A comparison of Georgia Tech’s combustor with a traditional combustor: (Left) A traditional combustor mixes fuel and air before they are injected into the combustion chamber. (Right) Tech’s combustor injects the fuel and air separately into the combusto
Attaining ultra low emissions has become a top priority for combustion researchers as federal and state restrictions on pollution continuously reduce the allowable levels of NOx and CO produced by engines, power plants and industrial processes.
Called the Stagnation Point Reverse Flow Combustor, the Georgia Tech device, originally developed for NASA, significantly reduces NOx and CO emissions in a variety of aircraft engines and gas turbines that burn gaseous or liquid fuels. It burns fuel with NOx emissions below 1 parts per million (ppm) and CO emissions lower than 10 ppm, significantly lower than emissions produced by other combustors.
The project’s initial goal was to develop a low emissions combustor for aircraft engines and power-generating gas turbines that must stably burn large amounts of fuel in a small volume over a wide range of power settings (or fuel flow rates). But the design can be adapted for use in a variety of applications, including something as large as a power generating gas turbine or as small as a water heater in a home.
“We wanted to have all the clean-burning advantages of a low temperature combustion process while burning a large amount of fuel in a small volume,” Zinn said.
The combustor burns fuel in low temperature reactions that occur over a large portion of the combustor. By eliminating all high temperature pockets through better control of the flow of the reactants and combustion products within the combustor, the device produces far lower levels of NOx and CO and avoids acoustic instabilities that are problematic in current low emissions combustors.
To reduce emissions in existing combustors, fuel is premixed with a large amount of swirling air flow prior to injection into the combustor. This requires complex and expensive designs, and the combustion process often excites instabilities that damage the system.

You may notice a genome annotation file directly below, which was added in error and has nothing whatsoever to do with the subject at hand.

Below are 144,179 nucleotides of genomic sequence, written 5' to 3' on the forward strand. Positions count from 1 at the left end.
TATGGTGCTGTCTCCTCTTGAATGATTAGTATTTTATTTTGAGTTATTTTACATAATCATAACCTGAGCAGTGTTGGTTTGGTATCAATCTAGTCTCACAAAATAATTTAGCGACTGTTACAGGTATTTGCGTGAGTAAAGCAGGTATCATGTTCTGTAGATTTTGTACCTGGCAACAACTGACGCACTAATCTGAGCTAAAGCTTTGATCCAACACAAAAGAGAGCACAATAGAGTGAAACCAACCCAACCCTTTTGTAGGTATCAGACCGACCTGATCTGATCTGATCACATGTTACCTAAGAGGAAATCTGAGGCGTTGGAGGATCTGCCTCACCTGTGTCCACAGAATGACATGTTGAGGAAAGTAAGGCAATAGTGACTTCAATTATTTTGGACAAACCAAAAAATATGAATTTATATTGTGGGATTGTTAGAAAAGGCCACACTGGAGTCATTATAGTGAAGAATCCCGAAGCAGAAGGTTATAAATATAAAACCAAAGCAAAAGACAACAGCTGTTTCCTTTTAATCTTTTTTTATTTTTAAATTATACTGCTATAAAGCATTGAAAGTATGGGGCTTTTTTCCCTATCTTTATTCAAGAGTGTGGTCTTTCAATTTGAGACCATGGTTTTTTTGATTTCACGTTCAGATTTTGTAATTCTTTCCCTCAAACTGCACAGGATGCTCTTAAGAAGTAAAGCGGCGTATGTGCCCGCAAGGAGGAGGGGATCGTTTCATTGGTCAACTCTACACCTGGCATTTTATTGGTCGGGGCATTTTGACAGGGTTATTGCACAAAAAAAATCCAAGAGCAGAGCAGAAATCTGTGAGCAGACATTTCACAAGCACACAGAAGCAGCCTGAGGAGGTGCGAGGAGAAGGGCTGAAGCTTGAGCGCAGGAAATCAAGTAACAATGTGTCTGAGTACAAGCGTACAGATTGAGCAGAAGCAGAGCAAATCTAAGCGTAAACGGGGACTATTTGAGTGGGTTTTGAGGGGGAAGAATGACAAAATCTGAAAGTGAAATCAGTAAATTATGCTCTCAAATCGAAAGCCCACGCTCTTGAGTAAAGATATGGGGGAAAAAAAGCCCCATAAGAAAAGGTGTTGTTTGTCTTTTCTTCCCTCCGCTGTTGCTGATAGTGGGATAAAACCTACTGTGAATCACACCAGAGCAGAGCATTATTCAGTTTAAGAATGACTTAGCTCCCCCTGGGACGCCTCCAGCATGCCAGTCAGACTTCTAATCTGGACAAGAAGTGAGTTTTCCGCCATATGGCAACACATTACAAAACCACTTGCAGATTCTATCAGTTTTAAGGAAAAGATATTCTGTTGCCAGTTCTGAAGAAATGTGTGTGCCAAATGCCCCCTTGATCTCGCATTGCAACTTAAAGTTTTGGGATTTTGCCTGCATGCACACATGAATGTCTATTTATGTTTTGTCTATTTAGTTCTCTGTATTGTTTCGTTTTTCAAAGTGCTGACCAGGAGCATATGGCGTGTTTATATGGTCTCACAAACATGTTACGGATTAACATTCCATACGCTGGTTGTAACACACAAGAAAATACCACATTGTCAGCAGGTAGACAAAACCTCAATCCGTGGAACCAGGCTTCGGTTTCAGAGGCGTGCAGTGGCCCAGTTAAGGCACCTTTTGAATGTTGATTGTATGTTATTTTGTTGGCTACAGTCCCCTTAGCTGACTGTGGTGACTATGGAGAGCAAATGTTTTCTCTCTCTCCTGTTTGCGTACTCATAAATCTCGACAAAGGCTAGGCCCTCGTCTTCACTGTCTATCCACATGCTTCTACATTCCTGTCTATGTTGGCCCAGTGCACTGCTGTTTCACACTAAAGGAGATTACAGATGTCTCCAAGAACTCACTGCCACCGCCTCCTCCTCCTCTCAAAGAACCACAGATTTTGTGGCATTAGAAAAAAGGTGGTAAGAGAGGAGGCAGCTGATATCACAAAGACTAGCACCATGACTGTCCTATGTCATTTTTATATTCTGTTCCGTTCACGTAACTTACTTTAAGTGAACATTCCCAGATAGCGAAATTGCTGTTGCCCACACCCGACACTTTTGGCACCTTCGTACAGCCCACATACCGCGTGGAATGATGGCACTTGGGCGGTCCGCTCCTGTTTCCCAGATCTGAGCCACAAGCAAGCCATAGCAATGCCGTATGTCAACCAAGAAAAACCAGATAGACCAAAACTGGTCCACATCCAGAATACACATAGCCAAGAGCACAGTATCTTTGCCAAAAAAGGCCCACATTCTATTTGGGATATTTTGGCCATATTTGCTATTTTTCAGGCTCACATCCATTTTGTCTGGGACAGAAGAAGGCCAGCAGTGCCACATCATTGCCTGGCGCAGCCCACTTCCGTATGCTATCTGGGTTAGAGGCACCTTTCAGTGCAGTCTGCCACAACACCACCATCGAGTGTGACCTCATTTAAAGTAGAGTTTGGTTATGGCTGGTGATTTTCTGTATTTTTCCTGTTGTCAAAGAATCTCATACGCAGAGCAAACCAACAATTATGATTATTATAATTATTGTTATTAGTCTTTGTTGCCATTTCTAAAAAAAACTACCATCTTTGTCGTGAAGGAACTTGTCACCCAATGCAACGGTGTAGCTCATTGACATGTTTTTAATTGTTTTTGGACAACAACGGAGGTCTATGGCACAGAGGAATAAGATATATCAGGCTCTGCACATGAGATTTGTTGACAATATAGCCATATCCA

But Georgia Tech’s design eliminates the complexity associated with premixing the fuel and air by injecting the fuel and air separately into the combustor while its shape forces them to mix with one another and with combustion products before ignition occurs.
The project was funded by the NASA University Research Engineering Technology Institute (URETI) Center on Aeropropulsion and Power and Georgia Tech. The primary investigators on the project were Professors Ben T. Zinn, Yedidia Neumeier, Jerry Seitzman and Jeff Jagoda from the School of Aerospace Engineering, and Visiting Research Engineers Yoav Weksler and Ben Ami Hashmonay.
The Georgia Institute of Technology is one of the nation's premiere research universities. Ranked ninth among U.S. News & World Report's top public universities, Georgia Tech educates more than 17,000 students every year through its Colleges of Architecture, Computing, Engineering, Liberal Arts, Management and Sciences. Tech maintains a diverse campus and is among the nation's top producers of women and African-American engineers. The Institute offers research opportunities to both undergraduate and graduate students and is home to more than 100 interdisciplinary units plus the Georgia Tech Research Institute. During the 2004-2005 academic year, Georgia Tech reached $357 million in new research award funding. The Institute also maintains an international presence with campuses in France and Singapore and partnerships throughout the world.
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